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Lockheed’s vaunted Skunk Works is setting its sights on developing a successor to its venerable U-2 Dragon Lady spy plane and Northrop Grumman’s RQ-4 Global Hawk high-altitude, long-endurance (HALE) drone. This new aircraft will seemingly take the best of the unmanned and manned features of both aircraft, and fuse them into an updated stealthier airframe able to penetrate enemy airspace if need be.
Currently, both the U-2 and the RQ-4 are seen as strategic standoff surveillance platforms that are meant to operate in peacetime or during conflicts while outside the reach of enemy air defense systems. The Skunk Works’ updated design will have low observable features, which will allow it to get much closer to enemy airspace than either the U-2 or the Global Hawk can today, if not penetrate it altogether.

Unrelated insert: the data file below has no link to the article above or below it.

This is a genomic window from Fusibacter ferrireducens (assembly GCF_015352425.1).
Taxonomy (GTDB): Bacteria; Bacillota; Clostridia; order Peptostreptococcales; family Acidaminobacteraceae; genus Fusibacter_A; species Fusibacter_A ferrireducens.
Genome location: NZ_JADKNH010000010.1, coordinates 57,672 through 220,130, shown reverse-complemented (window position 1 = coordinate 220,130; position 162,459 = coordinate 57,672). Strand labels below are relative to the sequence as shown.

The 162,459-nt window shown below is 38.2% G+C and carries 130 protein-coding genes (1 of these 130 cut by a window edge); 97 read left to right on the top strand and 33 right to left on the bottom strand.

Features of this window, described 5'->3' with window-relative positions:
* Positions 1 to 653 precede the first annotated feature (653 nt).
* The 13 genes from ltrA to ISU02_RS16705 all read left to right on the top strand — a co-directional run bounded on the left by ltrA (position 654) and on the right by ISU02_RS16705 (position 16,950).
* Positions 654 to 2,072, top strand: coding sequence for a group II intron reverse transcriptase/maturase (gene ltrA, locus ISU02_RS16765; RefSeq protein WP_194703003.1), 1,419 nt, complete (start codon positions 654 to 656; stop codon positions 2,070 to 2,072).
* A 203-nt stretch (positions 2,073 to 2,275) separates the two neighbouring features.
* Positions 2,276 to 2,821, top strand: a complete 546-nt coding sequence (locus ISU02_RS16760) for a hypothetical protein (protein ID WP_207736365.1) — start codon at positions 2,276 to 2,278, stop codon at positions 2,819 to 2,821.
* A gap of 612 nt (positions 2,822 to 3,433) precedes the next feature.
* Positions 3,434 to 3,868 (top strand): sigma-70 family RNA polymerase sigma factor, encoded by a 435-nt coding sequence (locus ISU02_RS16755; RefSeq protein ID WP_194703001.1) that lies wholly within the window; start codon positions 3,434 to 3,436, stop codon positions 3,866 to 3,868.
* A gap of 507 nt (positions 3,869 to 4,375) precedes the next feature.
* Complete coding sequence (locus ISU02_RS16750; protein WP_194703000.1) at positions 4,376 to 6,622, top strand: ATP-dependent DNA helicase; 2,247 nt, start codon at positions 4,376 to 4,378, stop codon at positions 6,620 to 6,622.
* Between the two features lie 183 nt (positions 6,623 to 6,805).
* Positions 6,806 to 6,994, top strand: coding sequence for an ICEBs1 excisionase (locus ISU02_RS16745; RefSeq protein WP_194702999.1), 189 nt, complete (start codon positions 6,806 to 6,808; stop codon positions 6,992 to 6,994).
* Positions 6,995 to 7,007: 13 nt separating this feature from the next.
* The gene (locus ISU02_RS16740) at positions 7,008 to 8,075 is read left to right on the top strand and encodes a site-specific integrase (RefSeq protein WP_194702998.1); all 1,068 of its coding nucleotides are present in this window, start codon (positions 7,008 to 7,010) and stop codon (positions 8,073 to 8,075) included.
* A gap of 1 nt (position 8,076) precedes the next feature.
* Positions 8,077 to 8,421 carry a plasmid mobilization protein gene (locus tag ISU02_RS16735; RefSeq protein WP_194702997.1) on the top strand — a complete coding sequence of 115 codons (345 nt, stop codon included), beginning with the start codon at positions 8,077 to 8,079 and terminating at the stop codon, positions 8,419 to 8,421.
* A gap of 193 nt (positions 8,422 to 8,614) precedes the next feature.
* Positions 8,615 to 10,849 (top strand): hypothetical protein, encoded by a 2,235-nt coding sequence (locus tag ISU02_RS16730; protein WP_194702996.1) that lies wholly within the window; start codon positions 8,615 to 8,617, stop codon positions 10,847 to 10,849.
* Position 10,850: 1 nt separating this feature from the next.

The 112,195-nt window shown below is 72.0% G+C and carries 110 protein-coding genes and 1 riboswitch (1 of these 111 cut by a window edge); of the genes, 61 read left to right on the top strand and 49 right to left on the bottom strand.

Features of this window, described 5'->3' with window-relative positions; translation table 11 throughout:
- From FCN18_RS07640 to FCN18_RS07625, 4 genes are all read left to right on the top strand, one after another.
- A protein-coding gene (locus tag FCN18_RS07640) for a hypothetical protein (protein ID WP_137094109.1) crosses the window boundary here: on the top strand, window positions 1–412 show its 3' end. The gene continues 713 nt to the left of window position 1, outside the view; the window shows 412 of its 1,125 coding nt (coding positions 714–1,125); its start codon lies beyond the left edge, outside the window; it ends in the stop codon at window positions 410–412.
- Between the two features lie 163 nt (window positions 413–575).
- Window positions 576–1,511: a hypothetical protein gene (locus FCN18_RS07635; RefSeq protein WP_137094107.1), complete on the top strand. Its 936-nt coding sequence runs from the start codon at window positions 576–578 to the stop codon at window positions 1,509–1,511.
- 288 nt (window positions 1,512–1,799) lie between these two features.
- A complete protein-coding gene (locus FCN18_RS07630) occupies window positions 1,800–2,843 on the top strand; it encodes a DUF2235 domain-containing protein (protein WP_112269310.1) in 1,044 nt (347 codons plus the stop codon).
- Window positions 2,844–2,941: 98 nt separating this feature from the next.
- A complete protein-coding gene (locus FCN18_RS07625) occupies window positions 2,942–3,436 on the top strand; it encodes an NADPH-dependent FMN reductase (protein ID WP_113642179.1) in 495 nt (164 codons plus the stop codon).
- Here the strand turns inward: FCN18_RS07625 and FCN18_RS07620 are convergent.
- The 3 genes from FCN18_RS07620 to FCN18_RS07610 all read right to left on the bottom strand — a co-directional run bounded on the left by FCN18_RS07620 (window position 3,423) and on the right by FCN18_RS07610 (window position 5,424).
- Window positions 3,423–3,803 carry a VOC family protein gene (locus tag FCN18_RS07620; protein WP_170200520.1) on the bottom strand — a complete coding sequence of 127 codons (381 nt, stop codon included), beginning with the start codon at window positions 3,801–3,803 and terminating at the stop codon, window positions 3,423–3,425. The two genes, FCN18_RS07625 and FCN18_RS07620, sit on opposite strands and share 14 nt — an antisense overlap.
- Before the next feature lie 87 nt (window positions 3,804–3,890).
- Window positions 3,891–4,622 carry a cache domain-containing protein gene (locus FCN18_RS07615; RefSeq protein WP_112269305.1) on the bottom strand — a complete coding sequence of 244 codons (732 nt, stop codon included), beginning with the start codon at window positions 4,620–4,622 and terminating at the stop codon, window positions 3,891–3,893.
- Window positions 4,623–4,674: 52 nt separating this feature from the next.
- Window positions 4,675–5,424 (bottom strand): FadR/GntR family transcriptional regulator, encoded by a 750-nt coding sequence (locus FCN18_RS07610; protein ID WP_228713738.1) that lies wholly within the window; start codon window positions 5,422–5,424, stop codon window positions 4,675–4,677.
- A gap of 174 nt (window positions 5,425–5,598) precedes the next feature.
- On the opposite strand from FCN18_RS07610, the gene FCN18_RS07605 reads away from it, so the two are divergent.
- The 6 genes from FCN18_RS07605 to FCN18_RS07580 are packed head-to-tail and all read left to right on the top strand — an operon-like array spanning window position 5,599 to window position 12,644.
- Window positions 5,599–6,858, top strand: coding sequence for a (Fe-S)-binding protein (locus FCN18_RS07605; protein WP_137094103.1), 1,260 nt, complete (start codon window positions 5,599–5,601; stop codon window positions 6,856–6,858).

What they are calling the RQ-X/UQ-2 will be optionally manned so that it can leverage the endurance of a HALE drone when need be or the deterrence and flexibility of a piloted platform when the mission demands it. This will make access into and out of foreign airports and dense airspace much more possible than what the strictly unmanned Global Hawk experiences to this day.
originally posted by: yuppa
I know...make it out of clear stealth material. that will make it next to impossible to see at altitude.
Construction of the R.I was largely of wood covered by transparent Cellon (Cellulose acetate)[Note 1] in the first prototype, R.I number 8/15, and lozenge camouflage fabric in the second aircraft, 40/16.
Cellon was used with the intention of making the aircraft partially transparent and so less visible; however, the Cellon reflected sunlight, making the aircraft more visible, before quickly yellowing due to the effect of ultra violet radiation.